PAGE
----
The role of antimicrobial stewardship in preventing antimicrobial resistance

Stakeholders involved in reducing antimicrobial resistance (AMR) agree that there is no one-size-fits-all approach. Instead, it will take a multi-pronged approach, involving different key stakeholders with roles in their respective areas of expertise, to piece together the elements into a patchwork approach to reducing antimicrobial resistance.

For example, for infectious disease clinicians, antimicrobial stewardship is an important component in their understanding of antimicrobial resistance as they continue to strive to use antimicrobials wisely to care for patients and, in collaboration with colleagues, strive to Realize Esther.

“Stewardship is undoubtedly a top concern for the American Society of Infectious Disease Pharmacists. The importance of antimicrobial stewardship cannot be underestimated,” said Sam Aitken, PharmD, an infectious disease clinical pharmacist specialist and adjunct clinical professor of pharmacy at the University of Michigan.

In addition to his work at the University of Michigan, Aitken is the president-elect of the Society of Infectious Disease Pharmacists (SIDP) and will assume his new role in November. He reinforced the organization’s traditional role in antimicrobial stewardship and antimicrobial resistance work.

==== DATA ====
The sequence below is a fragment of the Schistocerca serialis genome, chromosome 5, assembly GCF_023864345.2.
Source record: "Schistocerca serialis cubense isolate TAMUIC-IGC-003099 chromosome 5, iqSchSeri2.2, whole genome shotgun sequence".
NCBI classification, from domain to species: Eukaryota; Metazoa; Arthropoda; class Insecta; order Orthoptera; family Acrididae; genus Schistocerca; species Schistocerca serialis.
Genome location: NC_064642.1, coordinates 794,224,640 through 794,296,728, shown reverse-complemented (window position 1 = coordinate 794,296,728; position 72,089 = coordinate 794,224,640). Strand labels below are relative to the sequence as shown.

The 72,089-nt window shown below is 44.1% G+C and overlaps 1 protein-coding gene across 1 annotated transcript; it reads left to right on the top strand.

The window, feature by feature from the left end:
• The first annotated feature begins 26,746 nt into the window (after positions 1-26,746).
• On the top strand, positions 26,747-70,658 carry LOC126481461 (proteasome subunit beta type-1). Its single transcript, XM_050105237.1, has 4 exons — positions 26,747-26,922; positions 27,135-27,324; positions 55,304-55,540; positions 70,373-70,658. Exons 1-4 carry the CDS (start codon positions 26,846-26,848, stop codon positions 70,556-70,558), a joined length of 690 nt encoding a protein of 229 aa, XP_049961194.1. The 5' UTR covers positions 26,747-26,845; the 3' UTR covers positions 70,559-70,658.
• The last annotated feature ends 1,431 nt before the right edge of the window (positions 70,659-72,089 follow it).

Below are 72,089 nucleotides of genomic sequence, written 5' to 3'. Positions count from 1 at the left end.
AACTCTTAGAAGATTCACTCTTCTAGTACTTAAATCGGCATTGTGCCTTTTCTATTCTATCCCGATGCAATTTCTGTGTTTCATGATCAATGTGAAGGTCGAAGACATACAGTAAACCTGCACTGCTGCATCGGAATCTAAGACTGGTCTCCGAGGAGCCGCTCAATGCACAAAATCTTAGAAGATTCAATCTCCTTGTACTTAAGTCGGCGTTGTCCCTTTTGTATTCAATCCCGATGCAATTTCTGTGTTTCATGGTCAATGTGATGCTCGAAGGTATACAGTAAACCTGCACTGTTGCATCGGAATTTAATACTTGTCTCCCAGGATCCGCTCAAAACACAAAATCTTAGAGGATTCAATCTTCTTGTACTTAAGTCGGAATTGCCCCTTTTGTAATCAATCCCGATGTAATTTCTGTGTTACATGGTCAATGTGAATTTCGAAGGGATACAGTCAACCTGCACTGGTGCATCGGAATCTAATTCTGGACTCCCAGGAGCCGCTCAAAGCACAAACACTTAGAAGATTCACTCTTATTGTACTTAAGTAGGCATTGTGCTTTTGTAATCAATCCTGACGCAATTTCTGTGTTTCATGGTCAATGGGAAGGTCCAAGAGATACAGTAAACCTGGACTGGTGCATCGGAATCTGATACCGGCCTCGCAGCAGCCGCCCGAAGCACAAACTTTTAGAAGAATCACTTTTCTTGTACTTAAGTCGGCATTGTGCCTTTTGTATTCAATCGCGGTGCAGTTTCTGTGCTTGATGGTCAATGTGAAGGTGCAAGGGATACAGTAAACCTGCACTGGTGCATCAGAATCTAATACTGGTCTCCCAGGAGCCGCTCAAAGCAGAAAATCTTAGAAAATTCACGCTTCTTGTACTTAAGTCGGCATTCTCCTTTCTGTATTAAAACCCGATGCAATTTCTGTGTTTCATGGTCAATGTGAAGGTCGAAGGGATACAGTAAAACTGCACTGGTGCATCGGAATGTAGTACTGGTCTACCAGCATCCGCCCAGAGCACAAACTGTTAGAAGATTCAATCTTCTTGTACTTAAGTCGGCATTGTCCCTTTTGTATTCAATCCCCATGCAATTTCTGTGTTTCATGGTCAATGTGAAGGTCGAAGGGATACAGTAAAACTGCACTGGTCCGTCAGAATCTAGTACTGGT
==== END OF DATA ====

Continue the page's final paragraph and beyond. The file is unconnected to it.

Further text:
“We are probably best known for antimicrobial stewardship and I want to continue to emphasize that,” Aitken said.

Socioeconomics to inform antimicrobial resistance strategies at the local level

Aitken is competing for a multi-pronged approach to reducing antimicrobial resistance and says this needs to be done on a country-by-country basis, based on the needs of local populations.

“It (antimicrobial stewardship) is really just one aspect of it. There are infection prevention measures that need to be strengthened and improved in the United States and around the world,” Aitken said. “Certainly in developing countries, there will be some unique solutions.” solutions, but these solutions are not necessarily suitable for the United States. So, we need to address poverty at its root; we need to address food inequality from the ground upā€”things that you might not think are intrinsically linked to microbial resistance absolutely need to be addressed. This is a complex solution that requires many people from all walks of life to work together. “

At the recent World Congress on Antimicrobial Resistance in Philadelphia, clinicians, industry representatives and other key stakeholders came together to discuss this critical issue.

Aitken participated in a fireside chat on reducing health disparities through enhanced antimicrobial stewardship. He cited one of the world’s major flashpoints, the war in Ukraine, as an example of how antimicrobial resistance can occur within a specific geographic location, but the effects of multidrug-resistant infections can spread across borders.

“There are a lot of people injured in that war and they are suffering from infections that are difficult to treat,” Aitken said. “So it really limits our ability to do medical research; if we can’t find a solution to the antimicrobial resistance crisis method. “

infect Discussed antimicrobial stewardship issues with Aitken at the World Congress on Antimicrobial Resistance and the work he hopes to do during his term as SIDP Chair.

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